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24 April 2024

European Parliament adopts landmark supply chain directive

The European Parliament adopted the Corporate Sustainability Due Diligence Directive (the "CSDDD") on 24 April 2024. This is a landmark piece of legislation that aims to ensure companies contribute to sustainable development by identifying, preventing and mitigating potential or actual adverse human rights and environmental impacts in their operations and value chains (see our newsletter of 20 March 2024 for more information). The directive now also needs to be formally endorsed by the Council, signed and published in the EU Official Journal, entering into force twenty days later. Member States must transpose the CSDDD into national law within two years of its entry into force. But companies are well advised to prepare for the new compliance obligations right away.

The new obligations under the CSDDD affect the entire upstream and partially also the downstream chain of activities. This includes subsidiaries as well as direct and indirect business partners of in-scope companies. Thus, besides affecting large companies falling under the scope of the CSDDD, the supply chain provisions also pose major practical and legal challenges for their smaller suppliers and business partners.

In essence, the CSDDD applies to (i) EU companies that have more than 1,000 employees and a net worldwide turnover above EUR 450m as well as (ii) non-EU companies with a turnover of more than EUR 450m in the internal market. The new obligations require far-reaching adjustments to current business operations. In-scope companies should therefore begin to familiarise themselves with the new law and closely follow the implementation process into national jurisdictions.[1]

In particular, the following measures can already be taken regardless of the national transition of the CSDDD to prepare for the obligations and ensure a "CSDDD-proof" compliance management system:

  • Scoping business activities: In-scope companies should already start "scoping" their chain of activities. This includes identifying areas where adverse impacts on human rights and/or the environment are likely to occur and are most severe as well as carrying out detailed assessments of individual suppliers.
  • Updating and enhancing compliance management systems: Companies should adopt and regularly update risk-based due diligence policies and integrate due diligence processes within risk management systems and internal controls. In addition, companies should assign clear roles and responsibilities in line with best practice compliance management systems. This also includes monitoring the effectiveness of policies and measures.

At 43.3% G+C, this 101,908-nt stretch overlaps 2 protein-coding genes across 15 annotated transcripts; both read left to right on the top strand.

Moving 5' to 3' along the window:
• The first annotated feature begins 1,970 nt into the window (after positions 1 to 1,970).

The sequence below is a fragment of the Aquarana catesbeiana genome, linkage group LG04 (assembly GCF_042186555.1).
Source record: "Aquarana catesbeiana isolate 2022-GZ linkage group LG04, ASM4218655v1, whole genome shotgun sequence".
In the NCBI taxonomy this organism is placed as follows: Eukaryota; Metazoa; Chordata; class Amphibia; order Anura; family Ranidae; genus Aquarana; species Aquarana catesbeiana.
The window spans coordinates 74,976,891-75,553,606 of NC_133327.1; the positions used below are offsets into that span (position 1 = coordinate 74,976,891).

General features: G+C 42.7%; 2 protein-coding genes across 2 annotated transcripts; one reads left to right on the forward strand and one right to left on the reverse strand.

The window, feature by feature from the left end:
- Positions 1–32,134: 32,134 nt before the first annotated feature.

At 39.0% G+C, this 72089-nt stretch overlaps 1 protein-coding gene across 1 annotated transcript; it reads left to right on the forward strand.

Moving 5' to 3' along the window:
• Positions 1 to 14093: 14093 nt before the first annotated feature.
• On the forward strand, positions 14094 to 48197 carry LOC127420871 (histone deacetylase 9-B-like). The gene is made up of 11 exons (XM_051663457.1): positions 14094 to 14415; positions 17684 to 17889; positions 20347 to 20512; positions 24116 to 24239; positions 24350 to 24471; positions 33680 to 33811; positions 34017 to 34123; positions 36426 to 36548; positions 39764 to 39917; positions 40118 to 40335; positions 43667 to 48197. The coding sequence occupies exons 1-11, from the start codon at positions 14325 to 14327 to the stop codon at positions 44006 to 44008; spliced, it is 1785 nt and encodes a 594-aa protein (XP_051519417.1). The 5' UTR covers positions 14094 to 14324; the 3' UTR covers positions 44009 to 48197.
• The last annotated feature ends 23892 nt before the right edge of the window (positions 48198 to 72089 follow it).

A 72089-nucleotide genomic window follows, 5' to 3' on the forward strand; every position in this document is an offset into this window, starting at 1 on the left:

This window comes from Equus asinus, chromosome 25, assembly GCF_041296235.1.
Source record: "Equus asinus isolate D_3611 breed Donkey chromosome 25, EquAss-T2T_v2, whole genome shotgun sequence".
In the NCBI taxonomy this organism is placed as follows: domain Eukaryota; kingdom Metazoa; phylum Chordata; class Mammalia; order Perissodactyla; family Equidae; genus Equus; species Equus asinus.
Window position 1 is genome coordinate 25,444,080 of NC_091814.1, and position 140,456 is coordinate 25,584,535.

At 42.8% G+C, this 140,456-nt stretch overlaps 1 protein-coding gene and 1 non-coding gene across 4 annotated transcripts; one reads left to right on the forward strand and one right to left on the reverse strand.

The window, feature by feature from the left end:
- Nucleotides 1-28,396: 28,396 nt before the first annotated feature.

• Implementing tailored compliance documentation: It is of utmost importance to adopt compliance-proof documentation outlining the rules and principles that in-scope companies and subsidiaries must adhere to, such as codes of conduct for subsidiaries and/or business partners. Already existing documents need to be reassessed and potentially adjusted.
  • Preparing business partners for the new obligations of in-scope companies: Preparing business partners of in-scope companies to play an important role in the upcoming due diligence processes is arguably one of the most delicate aspects. For instance, business partners will need to provide information to in-scope companies. This not only presents commercial challenges but also involves navigating through various legal obstacles, necessitating cautious approaches to avoid collision with other laws (e.g. competition law, data protection, etc.). Both in-scope companies and their business partners should therefore know their duties and obligations under the CSDDD as well as the boundaries of other laws.
  • Providing guidance and training: Every successful compliance management system provides for guidance and training of employees. In-scope companies should waste no time in setting up a training programme to create awareness among employees who are in regular contact with suppliers and customers. This includes a "tone from the top" approach that underpins the company's values and ethics.

Companies are advised to seek expert legal advice. Schoenherr's newly formed supply chain compliance taskforce is committed to assisting clients in preparing, implementing and complying with the new supply chain obligations.


[1] The final text of the CSDDD was not yet available to the authors at the time of publication. The content is based on the press release published by the European Parliament on 24 April 2024.